Home » Android » android – Is it possible to inject mocks for testing purposes with AndroidAnnotations?

android – Is it possible to inject mocks for testing purposes with AndroidAnnotations?

Posted by: admin June 15, 2020 Leave a comment


I haven’t found any examples on how to do this. I’m assuming it is not possible based on examples like this:

MyInterface myInterface;

where the class to inject is already determined.

How to&Answers:

The question is, are you unit testing or integration testing?

If you are unit testing, I would suggest using mocks the old fashioned way, by using a setter and trying to test the Java code without the dependency injection framework involved. This will test your class in isolation and sidesteps a lot of complexity.

What I mean:

public class Test{

    ClassInTest inTest;
    MyInterface myInterface;

    public void setup(){
         inTest = new ClassInTest();
         //or your favorite mocking frameowrk
         myInterface = EasyMock.createMock(MyInterface.class);  

    public void testMethod(){
        //...mocking test code

Of course, testing Android Activities (and other extensions of Android) is difficult because of the exception throwing stubs and final classes/methods. This is where Robolectric comes in handy (and highly recommended) for instantiating/shadowing the Android API.

If you are integration testing you may want to take another approach. Personally, I would try not to mock during integration tests as I try to test the application as it would run in production. But, if you really want to mock, you could use a similar approach to unit testing and introduce a mock after you stand up your generated Activity class. Worth noting, you can perform integration tests directly on the hardware using frameworks like Robotium.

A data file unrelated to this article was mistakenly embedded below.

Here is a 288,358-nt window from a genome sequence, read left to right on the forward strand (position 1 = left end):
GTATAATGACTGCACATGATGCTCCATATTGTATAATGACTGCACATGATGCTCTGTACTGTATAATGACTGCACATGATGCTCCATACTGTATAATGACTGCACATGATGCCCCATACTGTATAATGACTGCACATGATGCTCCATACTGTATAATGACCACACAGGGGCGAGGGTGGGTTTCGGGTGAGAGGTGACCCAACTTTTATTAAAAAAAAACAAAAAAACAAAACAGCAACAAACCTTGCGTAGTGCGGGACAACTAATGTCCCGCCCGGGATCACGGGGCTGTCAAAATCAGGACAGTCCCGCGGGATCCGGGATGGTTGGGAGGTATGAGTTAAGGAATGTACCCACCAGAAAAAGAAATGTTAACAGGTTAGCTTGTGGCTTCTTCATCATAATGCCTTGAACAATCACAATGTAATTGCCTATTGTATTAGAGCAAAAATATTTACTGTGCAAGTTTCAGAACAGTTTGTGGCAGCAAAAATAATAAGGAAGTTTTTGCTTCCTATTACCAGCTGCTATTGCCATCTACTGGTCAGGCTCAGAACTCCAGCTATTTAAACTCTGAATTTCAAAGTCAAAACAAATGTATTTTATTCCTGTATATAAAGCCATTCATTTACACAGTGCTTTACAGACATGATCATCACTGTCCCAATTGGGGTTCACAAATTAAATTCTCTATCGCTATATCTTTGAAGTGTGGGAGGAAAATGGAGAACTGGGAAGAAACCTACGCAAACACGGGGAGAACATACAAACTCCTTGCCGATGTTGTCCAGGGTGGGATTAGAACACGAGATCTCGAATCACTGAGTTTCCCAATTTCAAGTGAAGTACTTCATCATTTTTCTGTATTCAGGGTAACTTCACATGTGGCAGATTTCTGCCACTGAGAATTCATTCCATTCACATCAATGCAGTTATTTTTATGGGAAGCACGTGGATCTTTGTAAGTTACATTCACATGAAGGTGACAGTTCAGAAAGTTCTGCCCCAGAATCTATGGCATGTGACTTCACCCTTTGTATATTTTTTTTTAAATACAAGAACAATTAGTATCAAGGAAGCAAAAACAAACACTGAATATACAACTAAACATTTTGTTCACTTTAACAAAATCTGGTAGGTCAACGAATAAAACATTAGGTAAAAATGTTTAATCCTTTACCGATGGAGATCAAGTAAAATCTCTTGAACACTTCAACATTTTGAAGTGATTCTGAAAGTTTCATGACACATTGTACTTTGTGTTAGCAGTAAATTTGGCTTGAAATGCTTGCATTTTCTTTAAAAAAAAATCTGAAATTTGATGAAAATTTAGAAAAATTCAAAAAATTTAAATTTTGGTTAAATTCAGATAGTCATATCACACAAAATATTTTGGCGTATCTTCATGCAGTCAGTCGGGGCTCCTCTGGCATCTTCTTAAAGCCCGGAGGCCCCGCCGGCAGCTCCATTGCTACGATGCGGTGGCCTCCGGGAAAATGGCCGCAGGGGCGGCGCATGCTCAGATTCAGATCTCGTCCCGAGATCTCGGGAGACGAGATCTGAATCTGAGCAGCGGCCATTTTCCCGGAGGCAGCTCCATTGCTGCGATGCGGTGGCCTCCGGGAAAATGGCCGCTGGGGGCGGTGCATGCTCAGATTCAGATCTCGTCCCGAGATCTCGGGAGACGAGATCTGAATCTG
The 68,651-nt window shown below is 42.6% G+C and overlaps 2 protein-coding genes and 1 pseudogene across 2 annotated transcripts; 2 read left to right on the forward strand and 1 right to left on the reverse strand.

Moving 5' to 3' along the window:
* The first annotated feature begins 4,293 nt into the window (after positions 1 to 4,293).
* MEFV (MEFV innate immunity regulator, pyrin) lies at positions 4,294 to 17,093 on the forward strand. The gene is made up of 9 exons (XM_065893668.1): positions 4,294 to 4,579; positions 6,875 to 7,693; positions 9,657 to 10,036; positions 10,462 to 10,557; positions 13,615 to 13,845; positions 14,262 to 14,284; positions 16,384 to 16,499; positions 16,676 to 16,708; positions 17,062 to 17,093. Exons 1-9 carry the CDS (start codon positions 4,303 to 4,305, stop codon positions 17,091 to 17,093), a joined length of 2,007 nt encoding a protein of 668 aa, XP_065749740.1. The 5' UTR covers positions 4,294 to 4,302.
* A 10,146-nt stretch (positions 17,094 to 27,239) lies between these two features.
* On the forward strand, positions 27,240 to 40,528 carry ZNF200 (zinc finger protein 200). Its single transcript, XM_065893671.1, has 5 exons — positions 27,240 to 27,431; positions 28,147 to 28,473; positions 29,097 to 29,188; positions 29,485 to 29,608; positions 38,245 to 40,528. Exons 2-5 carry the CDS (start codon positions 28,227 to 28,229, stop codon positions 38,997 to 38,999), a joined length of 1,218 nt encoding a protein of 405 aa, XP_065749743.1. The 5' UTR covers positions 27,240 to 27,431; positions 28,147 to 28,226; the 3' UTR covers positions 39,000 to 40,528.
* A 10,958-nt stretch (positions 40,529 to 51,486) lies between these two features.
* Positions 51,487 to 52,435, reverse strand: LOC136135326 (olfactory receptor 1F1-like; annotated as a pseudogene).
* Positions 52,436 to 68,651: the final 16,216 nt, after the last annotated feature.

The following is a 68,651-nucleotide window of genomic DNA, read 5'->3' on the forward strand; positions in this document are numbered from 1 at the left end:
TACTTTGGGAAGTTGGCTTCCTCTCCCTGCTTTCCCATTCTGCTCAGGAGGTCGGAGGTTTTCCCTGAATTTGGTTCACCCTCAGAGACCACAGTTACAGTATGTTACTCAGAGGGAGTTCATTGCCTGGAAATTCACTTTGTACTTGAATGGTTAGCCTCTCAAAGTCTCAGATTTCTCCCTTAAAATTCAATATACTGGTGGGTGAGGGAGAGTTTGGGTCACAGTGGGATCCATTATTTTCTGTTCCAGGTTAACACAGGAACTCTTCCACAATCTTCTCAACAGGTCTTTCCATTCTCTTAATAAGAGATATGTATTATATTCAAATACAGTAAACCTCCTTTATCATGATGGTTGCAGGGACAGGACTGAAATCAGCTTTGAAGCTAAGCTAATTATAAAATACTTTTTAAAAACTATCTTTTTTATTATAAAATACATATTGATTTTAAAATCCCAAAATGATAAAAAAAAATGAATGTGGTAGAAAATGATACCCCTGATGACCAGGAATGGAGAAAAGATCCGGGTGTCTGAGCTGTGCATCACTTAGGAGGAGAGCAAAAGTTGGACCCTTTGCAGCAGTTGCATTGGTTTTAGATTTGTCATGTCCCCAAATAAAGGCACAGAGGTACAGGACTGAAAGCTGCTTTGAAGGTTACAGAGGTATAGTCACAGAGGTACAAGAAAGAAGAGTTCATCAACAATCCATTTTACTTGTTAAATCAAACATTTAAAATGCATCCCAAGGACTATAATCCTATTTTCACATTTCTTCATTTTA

More to your question, I am not aware of any facilities of AndroidAnnotations specifically for injecting Mocks or introducing Mocks into the injected dependency tree of an application.


A complement to johncarl answer:

  • There’s no way to tell AndroidAnnotations that you want to inject mocks instead of real objects, because it works at compile time, so the code must always be production ready.

  • I would recommend testing the generated activities, in complement with Robolectric. The annotations are adding behavior to your code, so you shouldn’t test it as if there were no annotations.

  • Be careful of testing your activities behavior, not AndroidAnnotations’ behavior. The framework already has tests of its own to check that the annotations work correctly :).

  • You can let AndroidAnnotations DI take place, and then reinject the mocked dependency. The fields have at least default scope, which mean they can be accessed from the same package, so you’d have to create the test in the same package as the activity.

    MyActivity_ activity = new MyActivity_();
    // myInterface gets injected 
    // you reinject myInterface
    activity.myInterface = Mockito.mock(MyInterface.class);
  • In AndroidAnnotations, dependencies are injected by calling MyImplementation_.getInstance_(). You could use runtime bytecode manipulation with a tool such as PowerMock to let the getInstance_() method of MyImplementation_ return a mock. This might require some initial work though, because you’d have to mix PowerMock test runner and Robolectric test runner.

Edit: I updated the documentation with content based on this question.